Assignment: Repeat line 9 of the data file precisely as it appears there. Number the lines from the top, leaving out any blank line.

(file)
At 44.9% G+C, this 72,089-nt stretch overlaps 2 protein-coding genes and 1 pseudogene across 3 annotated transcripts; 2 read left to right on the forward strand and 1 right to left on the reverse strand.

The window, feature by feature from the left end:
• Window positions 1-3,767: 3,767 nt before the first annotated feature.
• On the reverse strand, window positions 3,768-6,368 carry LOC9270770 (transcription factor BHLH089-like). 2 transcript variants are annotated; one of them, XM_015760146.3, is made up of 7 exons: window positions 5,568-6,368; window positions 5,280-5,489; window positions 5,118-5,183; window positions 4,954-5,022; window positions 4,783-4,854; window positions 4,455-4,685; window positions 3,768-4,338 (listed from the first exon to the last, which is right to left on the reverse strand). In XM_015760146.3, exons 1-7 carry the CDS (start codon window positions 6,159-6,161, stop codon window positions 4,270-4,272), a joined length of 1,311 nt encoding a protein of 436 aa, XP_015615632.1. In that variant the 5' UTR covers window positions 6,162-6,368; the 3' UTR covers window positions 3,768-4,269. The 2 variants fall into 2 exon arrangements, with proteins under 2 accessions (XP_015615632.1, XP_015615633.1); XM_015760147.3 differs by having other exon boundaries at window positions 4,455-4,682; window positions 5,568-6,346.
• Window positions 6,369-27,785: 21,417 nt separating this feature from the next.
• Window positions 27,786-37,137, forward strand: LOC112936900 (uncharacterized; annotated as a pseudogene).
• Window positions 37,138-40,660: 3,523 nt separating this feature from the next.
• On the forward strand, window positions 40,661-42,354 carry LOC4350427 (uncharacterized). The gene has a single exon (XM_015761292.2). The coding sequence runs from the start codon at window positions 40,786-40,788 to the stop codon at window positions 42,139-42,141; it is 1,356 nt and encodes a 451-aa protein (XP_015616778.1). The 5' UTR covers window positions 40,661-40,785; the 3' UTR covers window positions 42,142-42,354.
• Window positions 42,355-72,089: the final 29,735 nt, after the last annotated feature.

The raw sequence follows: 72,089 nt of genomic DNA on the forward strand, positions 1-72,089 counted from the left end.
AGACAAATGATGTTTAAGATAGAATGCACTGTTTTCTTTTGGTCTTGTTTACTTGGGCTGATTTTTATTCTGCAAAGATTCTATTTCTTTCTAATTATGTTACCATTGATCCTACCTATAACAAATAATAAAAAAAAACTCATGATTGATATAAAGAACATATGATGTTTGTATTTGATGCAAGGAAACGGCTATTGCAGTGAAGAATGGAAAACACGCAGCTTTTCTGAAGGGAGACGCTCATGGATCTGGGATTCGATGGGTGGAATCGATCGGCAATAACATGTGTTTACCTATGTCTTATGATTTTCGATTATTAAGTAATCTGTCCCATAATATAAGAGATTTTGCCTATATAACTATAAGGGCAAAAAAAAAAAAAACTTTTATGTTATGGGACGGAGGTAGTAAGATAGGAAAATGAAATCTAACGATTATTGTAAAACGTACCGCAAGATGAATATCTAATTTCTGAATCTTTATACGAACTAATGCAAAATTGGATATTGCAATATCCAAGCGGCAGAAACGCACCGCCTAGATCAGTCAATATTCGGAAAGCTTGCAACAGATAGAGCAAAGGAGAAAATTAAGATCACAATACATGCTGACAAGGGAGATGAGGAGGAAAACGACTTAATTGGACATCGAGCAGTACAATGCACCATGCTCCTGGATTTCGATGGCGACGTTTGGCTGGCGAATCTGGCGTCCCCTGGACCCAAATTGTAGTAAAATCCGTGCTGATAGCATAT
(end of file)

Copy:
• Window positions 42,355-72,089: the final 29,735 nt, after the last annotated feature.